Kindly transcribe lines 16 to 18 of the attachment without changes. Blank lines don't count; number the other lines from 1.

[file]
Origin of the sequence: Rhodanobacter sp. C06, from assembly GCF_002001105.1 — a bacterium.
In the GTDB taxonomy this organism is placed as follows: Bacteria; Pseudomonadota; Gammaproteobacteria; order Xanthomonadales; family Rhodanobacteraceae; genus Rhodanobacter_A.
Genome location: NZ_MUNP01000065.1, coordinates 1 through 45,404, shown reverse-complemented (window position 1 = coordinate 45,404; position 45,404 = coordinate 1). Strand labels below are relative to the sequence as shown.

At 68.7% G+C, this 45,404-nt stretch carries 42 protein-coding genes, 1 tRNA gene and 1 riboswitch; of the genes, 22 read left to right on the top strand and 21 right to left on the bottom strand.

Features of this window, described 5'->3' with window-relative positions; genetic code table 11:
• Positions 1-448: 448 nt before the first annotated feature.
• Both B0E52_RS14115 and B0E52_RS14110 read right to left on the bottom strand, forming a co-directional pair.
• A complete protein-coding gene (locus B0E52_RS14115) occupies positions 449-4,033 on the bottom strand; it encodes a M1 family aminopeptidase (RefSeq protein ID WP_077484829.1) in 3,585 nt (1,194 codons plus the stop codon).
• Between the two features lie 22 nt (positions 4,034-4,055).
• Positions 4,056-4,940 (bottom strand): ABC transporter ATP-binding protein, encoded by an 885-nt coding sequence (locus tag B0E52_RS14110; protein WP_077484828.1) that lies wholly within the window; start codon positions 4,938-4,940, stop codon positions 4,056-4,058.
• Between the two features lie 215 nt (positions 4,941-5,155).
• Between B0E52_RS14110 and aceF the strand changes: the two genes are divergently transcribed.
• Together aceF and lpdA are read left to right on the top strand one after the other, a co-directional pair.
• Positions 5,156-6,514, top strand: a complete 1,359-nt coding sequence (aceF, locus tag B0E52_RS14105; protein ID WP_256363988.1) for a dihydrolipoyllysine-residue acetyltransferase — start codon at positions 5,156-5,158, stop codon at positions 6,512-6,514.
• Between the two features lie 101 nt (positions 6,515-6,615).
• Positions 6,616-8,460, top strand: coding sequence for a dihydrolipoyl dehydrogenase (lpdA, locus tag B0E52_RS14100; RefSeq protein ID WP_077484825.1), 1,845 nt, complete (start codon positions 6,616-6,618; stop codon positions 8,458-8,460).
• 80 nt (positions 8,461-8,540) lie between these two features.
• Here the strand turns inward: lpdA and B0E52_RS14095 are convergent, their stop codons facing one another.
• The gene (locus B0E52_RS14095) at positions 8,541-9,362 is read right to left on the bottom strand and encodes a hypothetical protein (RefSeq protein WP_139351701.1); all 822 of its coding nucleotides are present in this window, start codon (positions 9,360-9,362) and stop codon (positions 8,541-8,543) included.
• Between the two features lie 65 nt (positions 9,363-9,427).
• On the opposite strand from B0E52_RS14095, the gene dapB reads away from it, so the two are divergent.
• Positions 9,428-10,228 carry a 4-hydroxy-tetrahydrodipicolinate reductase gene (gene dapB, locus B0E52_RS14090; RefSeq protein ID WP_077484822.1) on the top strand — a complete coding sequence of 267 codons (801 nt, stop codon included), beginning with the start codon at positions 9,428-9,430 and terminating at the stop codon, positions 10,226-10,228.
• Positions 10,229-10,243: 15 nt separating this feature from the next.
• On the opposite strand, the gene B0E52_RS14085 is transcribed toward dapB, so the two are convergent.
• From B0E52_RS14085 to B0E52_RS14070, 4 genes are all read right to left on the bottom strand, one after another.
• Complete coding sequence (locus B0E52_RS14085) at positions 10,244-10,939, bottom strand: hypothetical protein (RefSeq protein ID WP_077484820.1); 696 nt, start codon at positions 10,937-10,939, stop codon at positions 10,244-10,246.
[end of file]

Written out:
• Positions 6,616-8,460, top strand: coding sequence for a dihydrolipoyl dehydrogenase (lpdA, locus tag B0E52_RS14100; RefSeq protein ID WP_077484825.1), 1,845 nt, complete (start codon positions 6,616-6,618; stop codon positions 8,458-8,460).
• 80 nt (positions 8,461-8,540) lie between these two features.
• Here the strand turns inward: lpdA and B0E52_RS14095 are convergent, their stop codons facing one another.